We had a couple of minor rules – we would try to buy a) Aretha Franklin’s Atlantic albums up to 1972, b) copies should be in VG+ condition or better, and c) we should try to pay less than £10 per LP.
To set you the picture, we met in a cafe, sat facing each other at a table, with a pile of LPs in front of us.
It was like the scene in Heat with De Niro and Al Pacino, only really rubbish, and with a stack of LPs cluttering up the table. I bet De Niro didn’t have to be careful there wasn’t any ketchup or coffee stains on his table. We asked the waitress to affect a Brooklyn accent, but, correctly, she just looked at us blankly.
We had begun this quest more than six months ago, to see who had picked up the most albums, and for the least cost. The atmosphere was electric.
Mainly due to one of those ultraviolet fly catcher things in the corner of the cafe.
A mortally wounded fly landed on the table, legs kicking, adding to the tension.
We had already established Chris had paid £8.50 for “I Never Loved…” albeit his was a modern copy, whereas I had paid £10 for a UK 1967 original. Chris claimed victory, but because my copy was a near-fifty year old original we called it a draw…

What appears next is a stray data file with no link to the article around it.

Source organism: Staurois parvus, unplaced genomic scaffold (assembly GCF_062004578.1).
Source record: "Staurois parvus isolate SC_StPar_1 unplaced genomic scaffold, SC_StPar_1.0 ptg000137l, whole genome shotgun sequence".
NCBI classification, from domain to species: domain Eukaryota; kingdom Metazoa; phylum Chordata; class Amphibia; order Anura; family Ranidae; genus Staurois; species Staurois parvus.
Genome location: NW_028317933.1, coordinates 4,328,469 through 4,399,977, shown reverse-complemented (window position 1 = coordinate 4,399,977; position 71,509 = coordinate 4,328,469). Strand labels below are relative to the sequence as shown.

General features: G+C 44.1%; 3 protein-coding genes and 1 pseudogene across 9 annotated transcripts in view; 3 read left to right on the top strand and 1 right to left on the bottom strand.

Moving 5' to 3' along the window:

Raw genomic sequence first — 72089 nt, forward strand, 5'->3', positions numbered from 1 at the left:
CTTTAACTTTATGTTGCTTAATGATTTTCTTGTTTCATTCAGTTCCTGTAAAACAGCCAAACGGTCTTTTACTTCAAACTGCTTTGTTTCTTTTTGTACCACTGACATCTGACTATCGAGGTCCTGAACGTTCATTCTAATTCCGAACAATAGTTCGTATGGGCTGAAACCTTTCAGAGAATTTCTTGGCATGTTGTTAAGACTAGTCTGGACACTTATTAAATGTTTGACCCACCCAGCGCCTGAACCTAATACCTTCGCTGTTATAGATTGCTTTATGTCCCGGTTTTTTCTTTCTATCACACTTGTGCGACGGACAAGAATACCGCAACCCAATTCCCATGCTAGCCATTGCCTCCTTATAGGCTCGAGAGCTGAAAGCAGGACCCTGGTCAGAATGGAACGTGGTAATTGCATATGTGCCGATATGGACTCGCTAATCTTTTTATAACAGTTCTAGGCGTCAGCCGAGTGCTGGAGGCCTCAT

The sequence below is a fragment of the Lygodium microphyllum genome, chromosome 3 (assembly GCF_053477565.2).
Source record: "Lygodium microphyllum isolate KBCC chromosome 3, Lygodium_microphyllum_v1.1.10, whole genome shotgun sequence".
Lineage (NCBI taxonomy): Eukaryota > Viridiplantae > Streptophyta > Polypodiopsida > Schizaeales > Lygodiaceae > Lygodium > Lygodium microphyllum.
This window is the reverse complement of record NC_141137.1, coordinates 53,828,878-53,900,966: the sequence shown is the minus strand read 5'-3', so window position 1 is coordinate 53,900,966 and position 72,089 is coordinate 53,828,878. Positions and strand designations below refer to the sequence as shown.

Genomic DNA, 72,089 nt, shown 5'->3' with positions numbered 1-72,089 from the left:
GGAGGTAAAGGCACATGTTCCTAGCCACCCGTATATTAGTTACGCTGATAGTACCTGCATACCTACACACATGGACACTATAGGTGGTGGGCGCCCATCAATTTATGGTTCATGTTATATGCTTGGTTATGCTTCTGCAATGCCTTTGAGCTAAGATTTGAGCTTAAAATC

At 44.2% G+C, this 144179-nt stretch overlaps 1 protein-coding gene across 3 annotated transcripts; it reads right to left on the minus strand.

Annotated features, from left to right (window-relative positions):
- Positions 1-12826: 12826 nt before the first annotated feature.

We moved on to Aretha’s next release: Aretha Arrives.
I asked Chris how much he paid, expecting the worst.
I was right.
“£4.70 plus 1.80 postage on eBay. £6.50 in total”.
He laughed a little too loudly when he heard I had paid a tenner. I felt better when I saw his copy wasn’t quite as pristine as mine.
Nevertheless, one point to buying online.
“Aretha Now” was next.
I had paid £10 at the same time I found “Aretha Arrives” (and from the same stall) at Spitalfields. I had also found a copy of Jimmy Reed’s “Live at Carnegie Hall” for £10. It had been a good day’s shopping, that one.